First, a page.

# Same Skills, Virtual Car: Constant Velocity Particle Model

I had everything in line to start the constant velocity model unit: stop watches, meter sticks, measuring tape. All I had to do was find the set of working battery operated cars that I had used last year. I found one of them right where I left it. Upon finding another one, I remembered that didn't work last year either, and I hadn't gotten a replacement. The two other cars were LEGO robot cars that I had built specifically for this task, and all I would need would be to build those cars, program them to run their motors forward, and I was ready to go.

Then I remembered that my computer had been swapped for a new model over the summer, so my old LEGO programming applications were gone. Install software nowhere to be found, I went to the next option: buying new ones.

I made my way to a couple stores that sold toys and had sold me one of the cars from last year. They only had remote control ones, and I didn't want to add the variable of taping the controllers to the on position so they would run forward. Having a bunch of remote control cars in class is a recipe for distraction. In a last ditch effort to try to improve the one working car that I had, I ended up snapping the transmission off of the motor. I needed another option.

John Burk's post about using some programming in this lab and ending it in a virtual race had me thinking how to address the hole I had dug myself into. I have learned that the challenge of running the Python IDE on a class of laptops in various states of OSX make it tricky to have students use Visual Python or even the regular Python environment.

I have come to embrace the browser as the easiest portal for having students view and manipulate the results of a program for the purposes of modeling. Using Javascript, the Raphael drawing framework, Camtasia, and a bit of hurried coding, I was able to put together the following materials:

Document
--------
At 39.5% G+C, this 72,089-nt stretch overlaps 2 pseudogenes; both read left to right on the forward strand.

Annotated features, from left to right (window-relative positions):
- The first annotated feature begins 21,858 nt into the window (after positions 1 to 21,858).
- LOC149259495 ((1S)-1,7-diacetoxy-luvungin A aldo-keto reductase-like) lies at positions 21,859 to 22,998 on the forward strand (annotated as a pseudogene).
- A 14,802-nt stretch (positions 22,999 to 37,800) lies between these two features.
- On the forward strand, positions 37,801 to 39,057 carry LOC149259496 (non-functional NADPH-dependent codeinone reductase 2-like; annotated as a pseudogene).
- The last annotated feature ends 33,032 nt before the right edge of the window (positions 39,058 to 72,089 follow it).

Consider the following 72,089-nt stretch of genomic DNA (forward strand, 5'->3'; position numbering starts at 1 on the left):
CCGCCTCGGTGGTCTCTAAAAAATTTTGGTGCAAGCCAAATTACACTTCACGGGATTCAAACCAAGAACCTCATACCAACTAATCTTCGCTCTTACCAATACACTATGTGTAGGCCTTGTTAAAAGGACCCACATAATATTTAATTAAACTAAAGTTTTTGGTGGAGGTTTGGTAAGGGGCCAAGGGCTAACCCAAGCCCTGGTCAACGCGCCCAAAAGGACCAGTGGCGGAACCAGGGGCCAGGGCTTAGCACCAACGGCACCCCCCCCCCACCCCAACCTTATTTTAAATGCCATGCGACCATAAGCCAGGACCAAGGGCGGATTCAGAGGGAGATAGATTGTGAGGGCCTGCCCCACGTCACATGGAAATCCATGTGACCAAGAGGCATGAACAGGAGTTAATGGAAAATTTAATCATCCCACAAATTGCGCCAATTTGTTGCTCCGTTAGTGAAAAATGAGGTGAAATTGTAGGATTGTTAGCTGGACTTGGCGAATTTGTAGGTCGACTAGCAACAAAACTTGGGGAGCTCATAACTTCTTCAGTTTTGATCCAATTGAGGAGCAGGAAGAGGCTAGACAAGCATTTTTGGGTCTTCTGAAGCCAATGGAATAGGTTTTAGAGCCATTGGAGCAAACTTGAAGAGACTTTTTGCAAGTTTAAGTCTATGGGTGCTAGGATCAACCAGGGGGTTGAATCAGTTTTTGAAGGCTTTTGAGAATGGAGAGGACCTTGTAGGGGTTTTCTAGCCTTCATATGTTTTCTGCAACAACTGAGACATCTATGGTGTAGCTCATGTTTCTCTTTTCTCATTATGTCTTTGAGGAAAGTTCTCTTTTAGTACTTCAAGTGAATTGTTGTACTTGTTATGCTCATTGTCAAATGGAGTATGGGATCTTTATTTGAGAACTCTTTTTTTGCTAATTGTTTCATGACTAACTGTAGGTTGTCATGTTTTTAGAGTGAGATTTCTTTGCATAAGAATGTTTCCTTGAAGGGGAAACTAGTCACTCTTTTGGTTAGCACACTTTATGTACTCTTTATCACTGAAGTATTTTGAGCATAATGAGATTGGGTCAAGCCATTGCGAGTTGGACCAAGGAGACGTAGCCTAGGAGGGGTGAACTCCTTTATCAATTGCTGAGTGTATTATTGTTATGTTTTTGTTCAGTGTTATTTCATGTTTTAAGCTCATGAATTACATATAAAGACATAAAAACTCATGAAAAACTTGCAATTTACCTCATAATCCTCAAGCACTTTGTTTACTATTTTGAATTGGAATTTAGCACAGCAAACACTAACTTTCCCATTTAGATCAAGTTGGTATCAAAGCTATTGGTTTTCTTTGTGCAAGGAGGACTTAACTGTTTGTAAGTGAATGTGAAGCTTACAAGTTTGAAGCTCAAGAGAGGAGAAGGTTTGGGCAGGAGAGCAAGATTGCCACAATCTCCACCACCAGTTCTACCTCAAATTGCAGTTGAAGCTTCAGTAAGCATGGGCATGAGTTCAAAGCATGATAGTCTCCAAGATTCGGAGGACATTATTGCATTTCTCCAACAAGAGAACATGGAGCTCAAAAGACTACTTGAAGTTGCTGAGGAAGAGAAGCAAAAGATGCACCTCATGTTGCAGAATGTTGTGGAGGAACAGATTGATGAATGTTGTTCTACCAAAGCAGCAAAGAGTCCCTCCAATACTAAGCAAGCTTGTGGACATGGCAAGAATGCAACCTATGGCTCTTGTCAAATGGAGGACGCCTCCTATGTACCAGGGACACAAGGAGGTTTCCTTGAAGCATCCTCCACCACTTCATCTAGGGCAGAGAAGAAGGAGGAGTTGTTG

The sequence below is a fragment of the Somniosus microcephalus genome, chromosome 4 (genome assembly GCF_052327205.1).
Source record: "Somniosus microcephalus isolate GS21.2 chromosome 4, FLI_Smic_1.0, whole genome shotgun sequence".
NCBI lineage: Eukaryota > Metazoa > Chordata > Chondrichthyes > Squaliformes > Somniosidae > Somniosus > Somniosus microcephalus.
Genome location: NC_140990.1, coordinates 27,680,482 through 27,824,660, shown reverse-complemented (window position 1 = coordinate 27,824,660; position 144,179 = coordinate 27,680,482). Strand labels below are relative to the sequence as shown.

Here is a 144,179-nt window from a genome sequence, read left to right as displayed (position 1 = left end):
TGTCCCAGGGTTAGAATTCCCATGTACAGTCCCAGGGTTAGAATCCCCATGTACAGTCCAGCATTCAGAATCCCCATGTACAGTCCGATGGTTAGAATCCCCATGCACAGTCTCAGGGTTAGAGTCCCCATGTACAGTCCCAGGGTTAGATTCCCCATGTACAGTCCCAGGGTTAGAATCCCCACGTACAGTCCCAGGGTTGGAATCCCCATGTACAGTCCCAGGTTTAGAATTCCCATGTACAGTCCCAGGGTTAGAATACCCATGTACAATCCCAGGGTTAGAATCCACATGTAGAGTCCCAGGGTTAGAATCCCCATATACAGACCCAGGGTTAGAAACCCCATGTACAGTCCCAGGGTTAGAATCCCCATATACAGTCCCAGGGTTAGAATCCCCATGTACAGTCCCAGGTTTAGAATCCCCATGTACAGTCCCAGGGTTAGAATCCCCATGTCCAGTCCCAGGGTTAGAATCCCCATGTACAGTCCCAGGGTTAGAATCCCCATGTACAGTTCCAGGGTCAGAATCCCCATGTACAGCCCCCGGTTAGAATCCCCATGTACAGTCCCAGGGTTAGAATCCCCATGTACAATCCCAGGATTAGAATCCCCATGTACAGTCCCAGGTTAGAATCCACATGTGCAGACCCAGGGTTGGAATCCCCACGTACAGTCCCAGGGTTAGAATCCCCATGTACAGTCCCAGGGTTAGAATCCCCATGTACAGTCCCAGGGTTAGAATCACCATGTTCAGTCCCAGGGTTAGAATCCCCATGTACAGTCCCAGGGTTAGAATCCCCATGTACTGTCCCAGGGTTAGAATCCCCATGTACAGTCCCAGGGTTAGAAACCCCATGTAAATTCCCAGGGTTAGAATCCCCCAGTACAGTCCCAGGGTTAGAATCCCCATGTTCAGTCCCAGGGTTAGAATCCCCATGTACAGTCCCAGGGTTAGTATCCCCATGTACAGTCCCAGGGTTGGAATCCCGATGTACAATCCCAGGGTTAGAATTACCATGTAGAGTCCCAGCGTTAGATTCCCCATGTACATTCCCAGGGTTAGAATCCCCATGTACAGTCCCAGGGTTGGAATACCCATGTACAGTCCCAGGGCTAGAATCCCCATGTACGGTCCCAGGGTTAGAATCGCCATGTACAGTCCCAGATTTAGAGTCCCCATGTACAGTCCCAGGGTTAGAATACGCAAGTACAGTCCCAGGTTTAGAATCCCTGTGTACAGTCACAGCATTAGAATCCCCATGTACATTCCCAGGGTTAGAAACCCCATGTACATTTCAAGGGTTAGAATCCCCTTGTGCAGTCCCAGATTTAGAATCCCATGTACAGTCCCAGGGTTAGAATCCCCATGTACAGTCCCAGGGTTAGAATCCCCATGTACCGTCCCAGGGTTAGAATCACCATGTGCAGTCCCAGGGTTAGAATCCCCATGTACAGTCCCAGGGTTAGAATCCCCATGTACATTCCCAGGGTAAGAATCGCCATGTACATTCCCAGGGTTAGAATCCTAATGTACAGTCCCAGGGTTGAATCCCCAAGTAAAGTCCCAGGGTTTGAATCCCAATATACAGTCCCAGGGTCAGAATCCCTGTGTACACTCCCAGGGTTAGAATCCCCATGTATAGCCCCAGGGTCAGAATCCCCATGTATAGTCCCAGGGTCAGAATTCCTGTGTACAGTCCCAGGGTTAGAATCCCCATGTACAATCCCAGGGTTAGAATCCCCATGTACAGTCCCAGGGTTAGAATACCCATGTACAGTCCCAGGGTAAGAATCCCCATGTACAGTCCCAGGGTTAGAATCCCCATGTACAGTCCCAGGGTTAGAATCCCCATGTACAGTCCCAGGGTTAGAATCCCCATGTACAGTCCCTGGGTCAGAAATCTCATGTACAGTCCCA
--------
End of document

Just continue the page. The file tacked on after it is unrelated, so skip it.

Car 1 Part 1
Car-2-Model-
Constant Velocity model data generator (HTML)

When it came to actually running the class, I asked students to generate a table of time (in seconds) and position data (in meters) for the car from the video. The goal was to be able to figure out when the car would reach the white line. I found the following:

• Students were using a number of different measuring tools to make their measurements. Some used rulers in centimeters or inches, others created their own ruler in units of car lengths. The fact that they were measuring a virtual car rather than a real one made no difference in terms of the modeling process of deciding what to measure, and then measuring it.
• Students asked for the length of the car almost immediately. They realized that the scale was important, possibly as a consequence of some of the work we did with units during the preceding class.
• By the time it came to start generating position data, we had a realization about the difficulty arising from groups lacking a common origin. Students tended to agree on velocity as was expected, but their inability This was especially the case when groups were transitioning to the data from Car 2.
• Some students saw the benefit of a linear regression immediately when they worked with the constant velocity model data generator. They saw that they could use the information from their regression in the initial values for position, time, and velocity. I didn't have to say a thing here - they figured it out without requiring a bland introduction to the algebraic model in the beginning.
• I gave students the freedom to sketch a graph of their work on a whiteboard, on paper, or using Geogebra. Some liked different tools. Our conversation about the details afterwards was the same.